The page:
Who “owns” Web analytics?

Who “owns” Web analytics?

Many factors prevent Web analytics from being effectively deployed but one that recurs all too often is the issue of ownership. A recent discussion thread on the Web Analytics Forum provides a valuable inside look into common tensions and struggles between business and information technology (IT).

I agree with Craig Sullivan’s post* that Web analytics should be “owned by the complete business at an Exec/Board/Senior management level”.

This is easier to accomplish (it’s never easy!) if Web analytics began life in the organization with senior management’s participation. In many cases this is not how Web analytics ‘arrived’. Web analytics often enters the organization for a specific functional purpose, well before the role of Web analytics is clear to the rest of the organization, and definitely far below senior management’s radar. And because it’s only recently that the business benefits of Web analytics are clear, in many organizations, it is often IT who has acquired a Web analytics tool for its specific (right-minded) reasons, and therefore ‘owns’ the tool.

The tool might be serving IT very well, fulfilling its original limited purpose. However, as business-side interest in Web analytics grows, conflict arises if:

  • This tool can’t easily provide the reports that marketing or other business groups need (not surprising because this wasn’t part of the initial requirement).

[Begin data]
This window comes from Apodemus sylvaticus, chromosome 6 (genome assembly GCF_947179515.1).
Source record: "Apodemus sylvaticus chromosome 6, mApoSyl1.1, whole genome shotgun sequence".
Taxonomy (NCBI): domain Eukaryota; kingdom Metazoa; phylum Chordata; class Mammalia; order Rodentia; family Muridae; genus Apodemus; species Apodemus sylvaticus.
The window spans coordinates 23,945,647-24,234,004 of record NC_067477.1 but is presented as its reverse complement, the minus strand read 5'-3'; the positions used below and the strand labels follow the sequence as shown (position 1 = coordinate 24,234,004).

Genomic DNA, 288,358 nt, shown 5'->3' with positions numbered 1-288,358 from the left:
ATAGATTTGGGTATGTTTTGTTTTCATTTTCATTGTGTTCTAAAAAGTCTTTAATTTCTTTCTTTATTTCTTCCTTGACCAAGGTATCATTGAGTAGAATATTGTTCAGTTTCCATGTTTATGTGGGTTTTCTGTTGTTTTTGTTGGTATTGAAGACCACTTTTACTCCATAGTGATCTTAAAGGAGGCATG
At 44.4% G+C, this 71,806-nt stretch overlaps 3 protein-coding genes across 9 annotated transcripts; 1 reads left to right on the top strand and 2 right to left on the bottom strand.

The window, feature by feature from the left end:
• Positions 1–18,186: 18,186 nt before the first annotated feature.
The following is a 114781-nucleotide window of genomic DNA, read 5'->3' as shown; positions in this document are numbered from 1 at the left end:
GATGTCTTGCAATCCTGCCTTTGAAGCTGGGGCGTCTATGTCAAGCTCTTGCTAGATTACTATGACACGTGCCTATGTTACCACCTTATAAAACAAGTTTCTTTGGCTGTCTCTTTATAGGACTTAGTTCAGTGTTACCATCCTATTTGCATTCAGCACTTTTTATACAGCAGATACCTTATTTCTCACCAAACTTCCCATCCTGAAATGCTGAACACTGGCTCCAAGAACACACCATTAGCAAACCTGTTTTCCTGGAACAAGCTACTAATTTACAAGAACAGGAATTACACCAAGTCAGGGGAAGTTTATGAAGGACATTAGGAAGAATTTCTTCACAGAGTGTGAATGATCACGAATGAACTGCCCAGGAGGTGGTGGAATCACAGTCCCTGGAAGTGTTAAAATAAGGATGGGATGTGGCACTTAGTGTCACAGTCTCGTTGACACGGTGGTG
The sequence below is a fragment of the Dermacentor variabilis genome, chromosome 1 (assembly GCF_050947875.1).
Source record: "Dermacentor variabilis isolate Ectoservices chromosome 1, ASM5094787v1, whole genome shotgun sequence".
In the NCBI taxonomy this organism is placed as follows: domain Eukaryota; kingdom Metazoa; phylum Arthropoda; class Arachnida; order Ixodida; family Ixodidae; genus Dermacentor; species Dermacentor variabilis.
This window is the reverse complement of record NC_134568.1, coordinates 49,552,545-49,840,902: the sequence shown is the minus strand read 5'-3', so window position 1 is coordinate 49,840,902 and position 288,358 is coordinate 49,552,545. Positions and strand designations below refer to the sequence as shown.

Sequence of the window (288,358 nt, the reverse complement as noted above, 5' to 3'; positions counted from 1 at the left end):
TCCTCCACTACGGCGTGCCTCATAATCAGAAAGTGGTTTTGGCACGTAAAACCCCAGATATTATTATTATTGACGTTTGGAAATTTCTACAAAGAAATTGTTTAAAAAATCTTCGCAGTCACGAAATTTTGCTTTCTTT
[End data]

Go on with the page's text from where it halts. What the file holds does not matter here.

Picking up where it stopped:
• It’s expected that IT should provide all the reports, because they own the tool, because they brought the tool into the organization.

When this happens, politics rears its head and business groups begin to question whether IT should own the tool.

Rather than beat up on IT for being non-responsive or uncooperative, shouldn’t we step back, and agree on what we’re trying to accomplish? Then define clearly the gap in tools, capability or processes and determine what’s the best next step needed to close the gap?

Reports circulated without annotated business-relevant interpretation are unlikely to drive meaningful action. Therefore, in most cases, unless the IT group contains technical people with significant business-relevant experience, it’ll be difficult for them to meet the rising need for business analysis.

What’s next? Senior level sponsorship (general manager, VP or CEO) to create and nurture analytics in the business, with a close working relationship with IT. Depending on the organization, this might be in marketing, customer service, communications, e-business or a separate business analytics group.

Senior level commitment is needed because analysis often leads to change or testing recommendations that affect more than one functional group. And if you’re going to get any return on investment from the analytical reports and people and the findings they are generating, change has to be tested and implemented.


* Destination page no longer available

By |2018-07-25T11:03:27-04:00May 24th, 2006|0 Comments